In low resource contexts, access to technologies is limited. Most firms in developing countries still use analog technologies and have not attained the industrial maturity required to harness the benefits of industry 4.0, which include increased productivity and a reduced environmental impact of the manufacturing sector. This further exacerbates the unequal wealth distribution pervasive in today’s globalized world. With the democratization of the internet and increasing accessibility to microcontrollers and automation technology, the last decade has seen the rise of open source machine tools (OSMT) such as CNC mills and 3D printers. By facilitating sustainable and inclusive production capacity building, OSMT are a key technology driver that can enable developing countries to leapfrog their industries. However, their potential for cost effective and low-threshold production capacity building in developing countries has been hitherto underexplored.
Mohammed Omer presented his paper “Exploring the Potential of Open Source Machine Tools for Sustainable Industrial Development in Low Resource Contexts – A Case Study of Migrant-Run Microenterprises in Oman“ at the 18th Global Conference on Sustainable Manufacturing, that was held from October 5 to 7, 2022, in the Production Technology Centre in Berlin. He described the findings of his pilot study in Oman with ten migrant-run microenterprises in the carpentry and steel fabrication industries were reported. Semi-structured interviews and field observations were carried out to gain an understanding of the technology needs and readiness levels of the target group. The study identifies and discusses the challenges that could hinder the implementation of OSMT in a resource constrained context.
Migrant-run microenterprises in Oman
With the top 10% of the population earning more than 60% of the total income, the Middle East is plagued with one of the most unequal wealth distributions in the world. Oman, like its Gulf Cooperation Council counterparts, has a large migrant population, with most stemming from South Asian countries. These migrant workers mainly work in the low paying secondary job market such as in agriculture and manufacturing with usually menial and backbreaking tasks that endanger the workers’ safety. With migrants seen as temporary labourers, there are little to no possibilities for them to assimilate or gain citizenship in their host countries, effectively barring them from integrating within the country’s socio-economic context. Trapped in low skilled occupations with minimal wages and subjected to exclusionary and discriminatory national policies, some migrant workers venture into microenterprises as an alternative source of better economic returns. Among those microenterprises that focus on manufacturing, they primarily involve low skilled and labour-intensive activities using manual machine tools, in sectors such as metal fabrication, construction, and carpentry. Financial difficulties hinder the modernization, growth, and diversification of these businesses and make them susceptible to economic shocks. Lacking a supportive growth environment, migrant entrepreneurs operate in highly resource constrained contexts.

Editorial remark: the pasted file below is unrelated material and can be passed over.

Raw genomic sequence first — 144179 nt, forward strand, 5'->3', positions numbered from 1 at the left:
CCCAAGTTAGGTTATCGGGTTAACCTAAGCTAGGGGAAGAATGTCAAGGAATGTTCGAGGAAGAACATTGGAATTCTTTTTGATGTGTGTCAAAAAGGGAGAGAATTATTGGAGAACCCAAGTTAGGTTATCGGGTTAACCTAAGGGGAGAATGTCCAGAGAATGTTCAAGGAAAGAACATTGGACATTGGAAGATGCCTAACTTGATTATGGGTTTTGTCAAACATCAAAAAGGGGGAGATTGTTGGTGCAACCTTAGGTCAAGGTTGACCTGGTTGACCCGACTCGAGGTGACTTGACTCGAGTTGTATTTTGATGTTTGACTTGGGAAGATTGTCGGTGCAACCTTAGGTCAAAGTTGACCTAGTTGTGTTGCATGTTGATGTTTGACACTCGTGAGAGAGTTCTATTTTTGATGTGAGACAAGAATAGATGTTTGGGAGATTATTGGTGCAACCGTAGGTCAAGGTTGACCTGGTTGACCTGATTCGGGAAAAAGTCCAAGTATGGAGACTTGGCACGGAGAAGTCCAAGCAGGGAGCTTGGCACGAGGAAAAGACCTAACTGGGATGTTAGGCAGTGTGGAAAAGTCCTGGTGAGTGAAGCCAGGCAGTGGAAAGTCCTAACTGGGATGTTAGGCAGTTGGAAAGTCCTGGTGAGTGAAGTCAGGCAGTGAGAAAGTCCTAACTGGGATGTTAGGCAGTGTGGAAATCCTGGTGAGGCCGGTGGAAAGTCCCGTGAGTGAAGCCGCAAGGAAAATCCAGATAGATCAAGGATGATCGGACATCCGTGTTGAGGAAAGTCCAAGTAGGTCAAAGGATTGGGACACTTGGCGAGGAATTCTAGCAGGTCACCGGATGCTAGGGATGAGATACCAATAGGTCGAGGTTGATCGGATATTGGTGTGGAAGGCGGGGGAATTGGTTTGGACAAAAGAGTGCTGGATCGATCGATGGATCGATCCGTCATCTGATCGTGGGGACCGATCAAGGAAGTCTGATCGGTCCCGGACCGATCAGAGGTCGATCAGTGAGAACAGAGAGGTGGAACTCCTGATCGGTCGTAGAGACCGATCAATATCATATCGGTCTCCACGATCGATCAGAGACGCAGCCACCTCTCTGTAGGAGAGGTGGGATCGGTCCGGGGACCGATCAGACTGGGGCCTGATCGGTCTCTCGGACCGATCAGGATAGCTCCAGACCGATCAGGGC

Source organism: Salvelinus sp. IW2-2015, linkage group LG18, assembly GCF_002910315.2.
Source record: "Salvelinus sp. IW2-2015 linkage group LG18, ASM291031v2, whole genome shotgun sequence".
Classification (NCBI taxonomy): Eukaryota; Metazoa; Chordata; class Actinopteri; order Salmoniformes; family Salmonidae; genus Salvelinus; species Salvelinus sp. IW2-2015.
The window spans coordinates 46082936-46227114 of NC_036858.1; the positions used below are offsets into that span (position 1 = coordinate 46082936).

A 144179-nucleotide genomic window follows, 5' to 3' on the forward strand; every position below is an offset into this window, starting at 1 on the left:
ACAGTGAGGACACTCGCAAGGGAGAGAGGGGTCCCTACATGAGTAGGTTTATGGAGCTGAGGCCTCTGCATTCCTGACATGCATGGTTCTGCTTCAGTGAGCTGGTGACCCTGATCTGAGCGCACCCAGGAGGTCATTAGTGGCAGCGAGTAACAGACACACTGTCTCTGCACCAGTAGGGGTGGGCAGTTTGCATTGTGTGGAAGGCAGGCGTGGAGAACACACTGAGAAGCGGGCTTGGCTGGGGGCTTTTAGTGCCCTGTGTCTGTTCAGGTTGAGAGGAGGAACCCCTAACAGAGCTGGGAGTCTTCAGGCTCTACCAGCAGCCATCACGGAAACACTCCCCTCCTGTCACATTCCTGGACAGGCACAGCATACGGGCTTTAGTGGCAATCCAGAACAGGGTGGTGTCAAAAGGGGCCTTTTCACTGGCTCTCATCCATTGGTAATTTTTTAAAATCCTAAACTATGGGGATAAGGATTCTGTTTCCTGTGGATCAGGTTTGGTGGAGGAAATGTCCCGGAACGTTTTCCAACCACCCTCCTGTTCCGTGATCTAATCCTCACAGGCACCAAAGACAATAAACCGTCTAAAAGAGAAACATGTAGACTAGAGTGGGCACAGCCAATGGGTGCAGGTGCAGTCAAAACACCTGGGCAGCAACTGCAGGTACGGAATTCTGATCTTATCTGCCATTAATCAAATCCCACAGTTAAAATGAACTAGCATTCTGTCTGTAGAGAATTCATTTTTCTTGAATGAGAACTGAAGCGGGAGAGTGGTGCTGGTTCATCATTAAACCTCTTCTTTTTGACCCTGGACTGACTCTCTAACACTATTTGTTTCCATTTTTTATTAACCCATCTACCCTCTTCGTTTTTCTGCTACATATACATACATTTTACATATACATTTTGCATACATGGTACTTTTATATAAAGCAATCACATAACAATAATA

OSMT as technology driver
Compared to proprietary machine tools, OSMT are considerably cheaper, allow for a wide range of modifications to the machine design, and are much more locally adaptable. For example, foldable, compact, or portable OSMT designs reduce the need for additional space and make workflows more flexible. They can be adapted to the exact needs of the user without redundant features which reduces costs and complexity and facilitates repair and maintenance. It was found that entrepreneurs with previous machine building experience were much more open to the idea of OSMT, which suggests that initiatives like educational courses and build workshops aimed at exposing migrant workers to practical experience with OSMT can lead to increased OSMT adoption. Language agnostic OSMT designs furthermore ease replicability challenges associated with language barriers.
With significantly lower costs and freely available plans, OSMT offer an affordable and low threshold alternative for equitable, inclusive, and sustainable local production capacity building. To fulfil this potential, the challenges and barriers to OSMT adoption need to be mitigated. These range from difficulties in engineering design, social acceptance, to lacking formal education and digital literacy. Multidisciplinary approaches from the fields of engineering and social science are necessary to overcome these challenges Appropriate engineering design would furthermore need to consider the local resources available and the constraints outlined by the end users.
Author: Mohammed Omer, M.Sc.